‘I applied for a new passport and the Home Office came back to me saying they couldn’t find anything to prove who I am or that I’d been here since I was a child.
‘All of a sudden they started saying you’re an illegal immigrant. After all these years! I didn’t understand it. It’s as if they chucked paperwork away, got rid of records – like I didn’t exist anymore.
‘I was told to report to the Home Office; I wasn’t allowed to work; and I received a letter threatening me with detention and being forcibly removed from the UK. If anyone asked me anything to do with it, I’d burst out crying. I felt like an alien. I’d never want to feel like that again.
‘Because I wasn’t allowed to work or receive any social security, housing benefit and Universal Credit stopped. My rent arrears meant I was being threatened with eviction by the council. I was going to be evicted because they thought I was an illegal immigrant. When I had nothing, I went to the food bank. I felt terrible; I didn’t know what to do.
‘Eventually, with the publicity about the Windrush scandal, I phoned the special number. The Home Office told me to come in – I took a trolley load of documents and they looked through them, then they took my photo and fingerprints. Three days later I got a biometric card in the post.
But the Home Office still hadn’t confirmed Mary’s* UK status as a British citizen. A private solicitors’ firm said they’d act on her behalf to challenge the decision, but she couldn’t afford the expensive fees they charged. Mary came to a free community advice clinic at the Law Centre, and spoke to a volunteer lawyer.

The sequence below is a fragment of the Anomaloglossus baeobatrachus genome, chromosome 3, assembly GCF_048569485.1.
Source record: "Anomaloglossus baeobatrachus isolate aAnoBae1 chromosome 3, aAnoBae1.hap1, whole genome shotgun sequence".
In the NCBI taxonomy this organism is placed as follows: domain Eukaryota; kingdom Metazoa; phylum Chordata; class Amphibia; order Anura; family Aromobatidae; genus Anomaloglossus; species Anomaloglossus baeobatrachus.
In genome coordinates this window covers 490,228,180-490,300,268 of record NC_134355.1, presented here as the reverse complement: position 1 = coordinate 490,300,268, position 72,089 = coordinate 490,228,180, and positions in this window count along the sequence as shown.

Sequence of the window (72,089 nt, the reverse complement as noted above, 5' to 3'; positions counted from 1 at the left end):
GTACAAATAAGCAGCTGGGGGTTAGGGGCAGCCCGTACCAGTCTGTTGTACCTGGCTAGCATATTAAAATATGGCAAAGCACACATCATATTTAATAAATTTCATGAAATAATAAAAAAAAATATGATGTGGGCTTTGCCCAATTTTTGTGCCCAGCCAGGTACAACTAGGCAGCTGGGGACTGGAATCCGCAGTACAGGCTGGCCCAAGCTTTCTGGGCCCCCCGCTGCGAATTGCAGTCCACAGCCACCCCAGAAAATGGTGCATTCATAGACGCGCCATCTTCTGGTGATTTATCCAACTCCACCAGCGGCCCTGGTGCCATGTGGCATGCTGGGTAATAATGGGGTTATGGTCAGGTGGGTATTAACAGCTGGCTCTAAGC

‘I couldn’t find any way of paying any more money to the solicitors – I’d already had to pay £600 in instalments. The volunteer at the advice clinic said they knew someone in the Law Centre who might be able to help, and the immigration team took up my case. They made me feel hopeful because they took my case personally and wondered how it could ever have happened.
‘Because I was going to be evicted, a housing solicitor at the Law Centre, Paul, was helping me too. He represented me when I had to go to court and got it agreed that I had to pay £5 a week towards my rent arrears and I wouldn’t be evicted. My cousin said he’d pay the £5 for me by standing order, so that’s how I got to stay in my flat. Paul was really good because he took it quite personal too – like what was happening to me wasn’t right. I liked that.
‘Diane at the Law Centre was helping me as well, with my benefits. She was helping me to try to challenge that and get back my payments to pay my rent. She spoke to Universal Credit and they sorted it out and backdated most of my rent. It was a lot of help.
‘I had good people helping me. Thanks to them, I’ve got my certificate and my British citizenship ceremony. I’ve never left this country before but now I’ve got freedom to travel if I need to. I’ve got proper ID to go for a job. I feel really marvelous, really good.
‘I don’t know what I’d have done without the Law Centre to be honest. I was just glad I got introduced to the right people – it took a lot of burden off of me. I felt weary but it was worth it in the end. I’m just happy that it’s all over, and I’ll just try and live out the rest of my time happily.’
Mary was brought to the UK as a child in the 1970s, to join her mother who’d moved from Jamaica a few years earlier. After leaving school, Mary worked in catering and social care, mostly for agencies. In 2014 a new employer asked to see her passport, in line with the government’s new ‘hostile environment’ policy.
Then Mary was wrongly identified as ‘a person subject to Immigration control with No Recourse to Public Funds’. As a result, her Universal Credit payments were stopped, and she wasn’t allowed to work. WIthout an income, Mary was pulled into poverty – and told she needed to repay a Universal Credit overpayment of nearly £8,000.
Mary was supported by our Law Centre’s immigration, housing and debt advisers to help her defend her rights.
*not her real name